Sean Rodriguez – Has 6 homers while batting .460. Forget Sean-Rod, how about Wow-Rod?! Am I right or am I right-right?!Please, blog, may I have some more?
Dan Haren got the win yesterday, but his line was 5 2/3 IP, 3 ER, 11 baserunners and 5 Ks. Did he see his shadow in Spring Training and now think spring w0n’t start until August? Someone inform this young brother it’s the pre-All-Star Break. Ergo, therefore, vise a vie, he’s supposed to be pitching well now. He only has about a month before he turns into summer squash. Right? Well, what if he pitches well in the 2nd half this year? I know, it’s crazy talk from a guy that pees into milk bottles. So far this year, he has his best K-rate of his career. He has the 8th best K-rate in the major leagues. He also has the 2nd best K/BB in all of baseball. Just behind Roy Halladay. At his current rate, Haren would have his worst ERA since his first half year. That shizz doesn’t add up. Striking out people, not walking people and a terrible ERA? I know the 2nd half Boogie Monster scares Haren pretty good, but I think he might be able to fight the 2nd half terrors this year if his luck just evens out a little bit. Anyway, here’s what else I saw yesterday in fantasy baseball:
Dana Eveland – 5 IP, 3 ER, 8 baserunners, 0 Ks. Has a K:BB ratio of 21:29, which looks like a Roland Emmerich film. Both are terrible, by the way.Please, blog, may I have some more?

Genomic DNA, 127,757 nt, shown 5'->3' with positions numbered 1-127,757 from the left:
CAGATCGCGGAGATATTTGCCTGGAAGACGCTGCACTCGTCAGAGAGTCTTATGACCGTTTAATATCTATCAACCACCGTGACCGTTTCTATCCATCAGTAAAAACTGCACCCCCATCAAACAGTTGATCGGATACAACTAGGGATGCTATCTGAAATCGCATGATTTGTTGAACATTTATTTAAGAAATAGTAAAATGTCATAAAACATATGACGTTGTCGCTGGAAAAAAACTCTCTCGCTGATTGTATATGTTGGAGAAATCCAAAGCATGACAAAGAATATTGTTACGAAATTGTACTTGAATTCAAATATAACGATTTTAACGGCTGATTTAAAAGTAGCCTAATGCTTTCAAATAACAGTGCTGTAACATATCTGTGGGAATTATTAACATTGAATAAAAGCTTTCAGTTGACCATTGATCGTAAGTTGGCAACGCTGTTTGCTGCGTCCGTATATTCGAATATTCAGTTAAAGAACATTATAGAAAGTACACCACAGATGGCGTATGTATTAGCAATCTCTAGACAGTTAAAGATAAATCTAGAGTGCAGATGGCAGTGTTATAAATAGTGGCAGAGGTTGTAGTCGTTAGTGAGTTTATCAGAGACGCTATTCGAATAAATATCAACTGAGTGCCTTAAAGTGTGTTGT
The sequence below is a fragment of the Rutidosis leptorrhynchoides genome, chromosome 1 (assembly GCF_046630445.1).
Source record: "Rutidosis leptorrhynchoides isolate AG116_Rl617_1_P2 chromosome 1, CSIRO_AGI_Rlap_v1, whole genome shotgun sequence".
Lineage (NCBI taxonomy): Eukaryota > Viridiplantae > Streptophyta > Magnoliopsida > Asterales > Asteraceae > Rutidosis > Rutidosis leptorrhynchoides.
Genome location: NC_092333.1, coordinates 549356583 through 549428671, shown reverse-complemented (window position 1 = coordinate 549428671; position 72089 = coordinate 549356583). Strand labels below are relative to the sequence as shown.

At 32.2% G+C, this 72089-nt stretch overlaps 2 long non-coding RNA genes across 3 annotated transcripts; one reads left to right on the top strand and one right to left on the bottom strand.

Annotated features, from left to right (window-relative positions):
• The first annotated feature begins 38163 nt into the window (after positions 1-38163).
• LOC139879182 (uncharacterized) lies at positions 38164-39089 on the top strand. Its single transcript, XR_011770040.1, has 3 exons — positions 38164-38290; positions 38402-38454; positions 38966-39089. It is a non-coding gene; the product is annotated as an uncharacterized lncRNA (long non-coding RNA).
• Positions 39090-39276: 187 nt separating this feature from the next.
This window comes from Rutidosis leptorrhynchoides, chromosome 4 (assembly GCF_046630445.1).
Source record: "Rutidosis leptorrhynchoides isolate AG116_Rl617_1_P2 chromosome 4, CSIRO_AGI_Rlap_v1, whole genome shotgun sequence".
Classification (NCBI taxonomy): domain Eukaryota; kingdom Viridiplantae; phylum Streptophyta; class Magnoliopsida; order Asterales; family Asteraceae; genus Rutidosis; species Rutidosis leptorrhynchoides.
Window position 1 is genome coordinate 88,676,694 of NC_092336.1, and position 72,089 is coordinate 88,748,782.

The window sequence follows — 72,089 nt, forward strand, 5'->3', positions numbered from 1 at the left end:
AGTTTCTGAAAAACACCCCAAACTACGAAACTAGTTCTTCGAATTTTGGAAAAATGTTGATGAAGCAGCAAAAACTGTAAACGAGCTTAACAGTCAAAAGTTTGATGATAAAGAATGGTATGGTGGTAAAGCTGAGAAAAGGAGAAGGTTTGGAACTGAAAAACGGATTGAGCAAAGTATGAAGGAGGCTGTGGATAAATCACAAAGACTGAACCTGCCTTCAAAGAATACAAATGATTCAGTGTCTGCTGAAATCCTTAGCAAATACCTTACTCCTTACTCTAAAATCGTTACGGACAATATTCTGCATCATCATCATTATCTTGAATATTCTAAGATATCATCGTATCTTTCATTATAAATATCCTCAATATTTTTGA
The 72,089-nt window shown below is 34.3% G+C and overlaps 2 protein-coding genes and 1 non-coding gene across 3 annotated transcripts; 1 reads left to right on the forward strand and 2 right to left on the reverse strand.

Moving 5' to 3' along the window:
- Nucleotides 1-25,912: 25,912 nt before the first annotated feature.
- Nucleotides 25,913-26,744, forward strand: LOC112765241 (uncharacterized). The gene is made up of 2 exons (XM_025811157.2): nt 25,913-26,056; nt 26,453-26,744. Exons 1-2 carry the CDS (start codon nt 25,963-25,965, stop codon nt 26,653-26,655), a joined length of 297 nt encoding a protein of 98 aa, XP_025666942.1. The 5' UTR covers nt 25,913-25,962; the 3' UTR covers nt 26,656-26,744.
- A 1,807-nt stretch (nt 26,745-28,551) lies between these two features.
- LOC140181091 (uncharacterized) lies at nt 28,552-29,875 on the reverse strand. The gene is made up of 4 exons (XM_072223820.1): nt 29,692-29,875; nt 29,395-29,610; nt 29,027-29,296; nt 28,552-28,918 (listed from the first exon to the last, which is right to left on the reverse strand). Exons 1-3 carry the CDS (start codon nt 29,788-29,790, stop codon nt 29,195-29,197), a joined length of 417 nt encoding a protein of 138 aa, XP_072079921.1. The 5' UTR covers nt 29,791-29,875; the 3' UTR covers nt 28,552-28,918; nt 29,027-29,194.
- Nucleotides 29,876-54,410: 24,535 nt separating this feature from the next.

I can’t believe it is week 6 already (though I should have known), most leagues are starting to make crazy trades, build for the future or are just not interested in their teams. It’s been a crazy last few days with some really horrible trades in some of my leagues.Please, blog, may I have some more?
Scott Olsen went 7 1/3 innings, giving up 1 ER and registering 8 Ks, while taking a no-hitter into the 8th inning. Olsen, “Hello, Corner, I think I’m going to turn you.” Corner, “Go for it.” Looks like Olsen has been able to use his changeup more effectively this year and rely less on the fastball. Olsen, “Fastball, you’re my woobie, I think I need to move on.” Fastball, “But where were they going without ever knowing the way?” Olsen, “Sorry, think I dialed the wrong Fastball.” I get worried about putting faith in Nationals pitchers not named, That Kid In Triple-A, but I could see taking a flier on Olsen in 12 team mixed leagues and deeper. At one time, Olsen wasn’t just some random Nats pitcher, he was a top Marlin prospect. Anyway, here’s what else I saw yesterday in fantasy baseball: